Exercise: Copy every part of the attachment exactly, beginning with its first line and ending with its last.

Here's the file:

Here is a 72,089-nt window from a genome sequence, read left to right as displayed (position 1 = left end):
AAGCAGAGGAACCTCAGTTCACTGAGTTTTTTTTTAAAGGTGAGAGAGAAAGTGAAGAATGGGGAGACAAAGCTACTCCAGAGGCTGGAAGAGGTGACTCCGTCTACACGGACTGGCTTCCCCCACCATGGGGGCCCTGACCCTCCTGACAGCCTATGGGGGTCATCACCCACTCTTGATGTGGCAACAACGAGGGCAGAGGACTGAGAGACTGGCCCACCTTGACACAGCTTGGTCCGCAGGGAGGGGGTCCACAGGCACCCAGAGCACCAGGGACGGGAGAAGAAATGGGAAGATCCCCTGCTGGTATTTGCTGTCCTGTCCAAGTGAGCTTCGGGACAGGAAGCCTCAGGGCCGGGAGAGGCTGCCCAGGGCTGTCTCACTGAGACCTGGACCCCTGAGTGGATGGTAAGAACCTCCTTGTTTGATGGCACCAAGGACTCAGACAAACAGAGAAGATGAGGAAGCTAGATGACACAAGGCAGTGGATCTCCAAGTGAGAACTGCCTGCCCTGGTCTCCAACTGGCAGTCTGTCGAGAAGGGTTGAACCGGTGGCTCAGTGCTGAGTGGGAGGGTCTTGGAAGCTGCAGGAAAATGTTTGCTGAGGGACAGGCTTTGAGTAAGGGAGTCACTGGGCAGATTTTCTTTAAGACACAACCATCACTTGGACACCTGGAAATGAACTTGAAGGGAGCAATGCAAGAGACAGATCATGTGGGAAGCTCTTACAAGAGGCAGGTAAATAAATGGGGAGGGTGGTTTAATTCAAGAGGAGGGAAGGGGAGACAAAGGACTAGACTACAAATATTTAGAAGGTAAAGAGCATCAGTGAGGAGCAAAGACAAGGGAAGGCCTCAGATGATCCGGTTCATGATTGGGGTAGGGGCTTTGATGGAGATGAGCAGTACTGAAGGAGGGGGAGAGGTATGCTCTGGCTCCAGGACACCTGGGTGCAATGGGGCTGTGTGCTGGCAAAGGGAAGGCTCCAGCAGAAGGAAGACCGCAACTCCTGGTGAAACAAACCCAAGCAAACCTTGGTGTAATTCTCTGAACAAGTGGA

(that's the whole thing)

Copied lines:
Here is a 72,089-nt window from a genome sequence, read left to right as displayed (position 1 = left end):
AAGCAGAGGAACCTCAGTTCACTGAGTTTTTTTTTAAAGGTGAGAGAGAAAGTGAAGAATGGGGAGACAAAGCTACTCCAGAGGCTGGAAGAGGTGACTCCGTCTACACGGACTGGCTTCCCCCACCATGGGGGCCCTGACCCTCCTGACAGCCTATGGGGGTCATCACCCACTCTTGATGTGGCAACAACGAGGGCAGAGGACTGAGAGACTGGCCCACCTTGACACAGCTTGGTCCGCAGGGAGGGGGTCCACAGGCACCCAGAGCACCAGGGACGGGAGAAGAAATGGGAAGATCCCCTGCTGGTATTTGCTGTCCTGTCCAAGTGAGCTTCGGGACAGGAAGCCTCAGGGCCGGGAGAGGCTGCCCAGGGCTGTCTCACTGAGACCTGGACCCCTGAGTGGATGGTAAGAACCTCCTTGTTTGATGGCACCAAGGACTCAGACAAACAGAGAAGATGAGGAAGCTAGATGACACAAGGCAGTGGATCTCCAAGTGAGAACTGCCTGCCCTGGTCTCCAACTGGCAGTCTGTCGAGAAGGGTTGAACCGGTGGCTCAGTGCTGAGTGGGAGGGTCTTGGAAGCTGCAGGAAAATGTTTGCTGAGGGACAGGCTTTGAGTAAGGGAGTCACTGGGCAGATTTTCTTTAAGACACAACCATCACTTGGACACCTGGAAATGAACTTGAAGGGAGCAATGCAAGAGACAGATCATGTGGGAAGCTCTTACAAGAGGCAGGTAAATAAATGGGGAGGGTGGTTTAATTCAAGAGGAGGGAAGGGGAGACAAAGGACTAGACTACAAATATTTAGAAGGTAAAGAGCATCAGTGAGGAGCAAAGACAAGGGAAGGCCTCAGATGATCCGGTTCATGATTGGGGTAGGGGCTTTGATGGAGATGAGCAGTACTGAAGGAGGGGGAGAGGTATGCTCTGGCTCCAGGACACCTGGGTGCAATGGGGCTGTGTGCTGGCAAAGGGAAGGCTCCAGCAGAAGGAAGACCGCAACTCCTGGTGAAACAAACCCAAGCAAACCTTGGTGTAATTCTCTGAACAAGTGGA